Just a brief article to provide links so people may examine results of the election in Nebraska in more detail. I humbly suggest that among the motivations one could glean from Tuesday’s election results, would be to turn more of our attention to the happenings within in our own state. For one thing – WHY are there so MANY government bodies on our ballots necessitating all of these candidates? Do we really need all of these entities and all of these people?
And another issue to ponder, which we all might find reasons to appreciate: what policies of government have created incentives for increases in the populations of the state’s two largest cities and decreases in the rural part of the state? Is it that rural Nebraskans are migrating into the cities, is it an influx of a new population and out-migration of young people after they graduate from high school and college, or some combination? We might also ask if this is a healthy phenomenon or bodes well for the future of the state if it continues. To wit, if it wasn’t for Nebraskans outside of Lancaster and Douglas Counties, we would be sending Bob Kerrey back to the U.S. Senate in January.
Douglas County – 212,009 votes total: Deb Fischer 48.85% – 103,560 votes, Bob Kerrey 51.15% – 108,449 votes
Lancaster County – 122,972 votes total: Deb Fischer 46.46% – 57,138 votes, Bob Kerrey 53.54% – 65,834 votes
A total of 765,672 votes were cast in the U.S. Senate race, with Fischer: 445,443 and Kerrey: 320,229. 54% of Bob Kerrey’s votes came from Douglas and Lancaster counties.
Now we can just pray that Senator-Elect Deb Fischer will actually behave like a conservative when she gets to Washington, D.C.
I’ll be reporting in more detail at the end of the week about another set of trends in Nebraska – voter registration. I’ve taken a look at the changes in those numbers from 2000 – 2012, and they are fascinating. Since the trends statewide are of interest, I pulled together links to each Nebraska county website which reports their results online. Some readers might find a few clicks interesting, if for no other reason than it’s fascinating to see the variations in the kinds of county websites around the state.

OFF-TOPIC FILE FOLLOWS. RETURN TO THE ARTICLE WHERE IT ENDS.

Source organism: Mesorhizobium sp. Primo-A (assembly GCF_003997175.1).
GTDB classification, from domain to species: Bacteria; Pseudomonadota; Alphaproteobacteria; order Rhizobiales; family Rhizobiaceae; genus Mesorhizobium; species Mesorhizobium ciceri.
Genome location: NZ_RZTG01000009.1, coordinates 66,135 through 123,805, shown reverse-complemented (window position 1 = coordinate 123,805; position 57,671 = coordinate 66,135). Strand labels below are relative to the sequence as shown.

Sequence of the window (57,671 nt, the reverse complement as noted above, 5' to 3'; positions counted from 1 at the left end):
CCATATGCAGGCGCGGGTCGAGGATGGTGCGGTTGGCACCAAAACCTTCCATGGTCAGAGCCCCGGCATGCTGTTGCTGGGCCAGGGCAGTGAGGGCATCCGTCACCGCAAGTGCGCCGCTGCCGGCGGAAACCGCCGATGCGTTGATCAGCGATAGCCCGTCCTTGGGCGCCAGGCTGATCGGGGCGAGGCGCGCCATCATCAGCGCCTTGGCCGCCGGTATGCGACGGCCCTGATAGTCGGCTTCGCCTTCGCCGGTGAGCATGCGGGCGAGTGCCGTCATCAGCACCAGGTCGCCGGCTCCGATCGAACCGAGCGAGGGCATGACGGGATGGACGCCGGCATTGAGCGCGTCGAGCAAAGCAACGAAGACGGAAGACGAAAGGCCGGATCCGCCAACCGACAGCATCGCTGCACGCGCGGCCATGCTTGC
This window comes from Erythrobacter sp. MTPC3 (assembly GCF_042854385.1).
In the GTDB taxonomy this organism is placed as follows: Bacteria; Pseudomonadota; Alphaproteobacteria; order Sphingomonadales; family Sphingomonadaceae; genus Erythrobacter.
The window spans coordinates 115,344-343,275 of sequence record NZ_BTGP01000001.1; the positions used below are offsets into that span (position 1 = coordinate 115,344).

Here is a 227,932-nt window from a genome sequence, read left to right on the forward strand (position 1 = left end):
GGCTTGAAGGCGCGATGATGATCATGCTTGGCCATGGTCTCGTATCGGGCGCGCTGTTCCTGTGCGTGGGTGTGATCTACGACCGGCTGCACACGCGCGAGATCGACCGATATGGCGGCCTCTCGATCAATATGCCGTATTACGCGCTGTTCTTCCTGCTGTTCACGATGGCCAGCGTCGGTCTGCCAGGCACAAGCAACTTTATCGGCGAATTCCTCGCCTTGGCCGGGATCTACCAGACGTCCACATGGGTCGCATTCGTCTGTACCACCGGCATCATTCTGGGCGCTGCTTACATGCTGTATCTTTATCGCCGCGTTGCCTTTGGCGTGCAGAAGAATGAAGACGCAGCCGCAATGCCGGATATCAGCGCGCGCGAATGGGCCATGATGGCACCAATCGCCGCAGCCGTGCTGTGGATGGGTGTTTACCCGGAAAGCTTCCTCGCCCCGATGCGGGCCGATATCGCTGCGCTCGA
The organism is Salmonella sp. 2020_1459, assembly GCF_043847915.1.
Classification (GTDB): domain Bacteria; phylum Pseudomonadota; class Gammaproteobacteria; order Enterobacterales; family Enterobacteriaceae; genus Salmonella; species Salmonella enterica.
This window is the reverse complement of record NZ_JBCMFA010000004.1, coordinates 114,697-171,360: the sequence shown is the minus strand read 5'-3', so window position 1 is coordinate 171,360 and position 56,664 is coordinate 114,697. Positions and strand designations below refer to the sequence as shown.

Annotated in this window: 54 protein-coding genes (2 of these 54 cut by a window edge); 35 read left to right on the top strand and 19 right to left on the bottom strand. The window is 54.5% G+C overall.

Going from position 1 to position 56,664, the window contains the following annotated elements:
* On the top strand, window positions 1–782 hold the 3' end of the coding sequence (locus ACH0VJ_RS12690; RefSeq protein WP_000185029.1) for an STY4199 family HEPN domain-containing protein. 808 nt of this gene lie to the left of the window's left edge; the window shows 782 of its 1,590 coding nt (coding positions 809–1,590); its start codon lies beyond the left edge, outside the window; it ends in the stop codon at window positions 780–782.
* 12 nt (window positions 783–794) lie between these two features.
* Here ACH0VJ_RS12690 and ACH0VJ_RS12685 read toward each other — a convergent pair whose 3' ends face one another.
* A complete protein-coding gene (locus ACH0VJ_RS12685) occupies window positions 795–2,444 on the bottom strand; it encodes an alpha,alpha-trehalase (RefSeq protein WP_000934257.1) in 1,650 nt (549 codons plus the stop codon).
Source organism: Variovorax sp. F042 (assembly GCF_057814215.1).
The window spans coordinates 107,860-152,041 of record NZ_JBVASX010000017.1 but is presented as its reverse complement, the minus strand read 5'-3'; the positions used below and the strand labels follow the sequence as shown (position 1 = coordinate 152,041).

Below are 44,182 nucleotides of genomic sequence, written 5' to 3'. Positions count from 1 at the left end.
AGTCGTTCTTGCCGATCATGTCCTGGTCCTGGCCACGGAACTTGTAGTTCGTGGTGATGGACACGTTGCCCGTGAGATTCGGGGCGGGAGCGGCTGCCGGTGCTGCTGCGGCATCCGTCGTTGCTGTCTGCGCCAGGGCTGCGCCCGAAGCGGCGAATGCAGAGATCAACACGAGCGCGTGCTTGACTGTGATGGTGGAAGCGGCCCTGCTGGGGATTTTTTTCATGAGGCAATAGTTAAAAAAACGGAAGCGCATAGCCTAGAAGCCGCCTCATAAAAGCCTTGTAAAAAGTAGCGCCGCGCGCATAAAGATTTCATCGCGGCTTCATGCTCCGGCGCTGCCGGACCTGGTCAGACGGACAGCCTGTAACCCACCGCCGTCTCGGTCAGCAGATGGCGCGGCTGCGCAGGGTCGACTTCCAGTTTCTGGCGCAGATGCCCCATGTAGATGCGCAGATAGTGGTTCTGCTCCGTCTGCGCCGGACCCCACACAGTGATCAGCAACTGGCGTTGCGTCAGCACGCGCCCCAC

Beyond this, it’s easier to look at county level results directly, in most cases – at least it allows one to focus on specific information, rather than trolling through 90+ counties’ information on the Secretary of State’s website, at least that’s true for more localized issues and races.
I’ve found that particular true in looking for results related to what appeared on my ballot. The Lancaster County Election Commissioner’s website may be the most user-friendly government site in the state, so kudos to David Shively for doing a great job. So, there you go, y’all who think I can never give a compliment to a government official.
One could say that the title of this article is a bit “misleading” but it is technically accurate: I provided links to every county in Nebraska which publishes them online. Note that some of these links are directly to PDF documents of the results or to a link provided for results which doesn’t appear to have been updated yet (these are noted). I note that some PDFs are linked directly, because, depending upon your browser settings, you may find a download prompt popping up.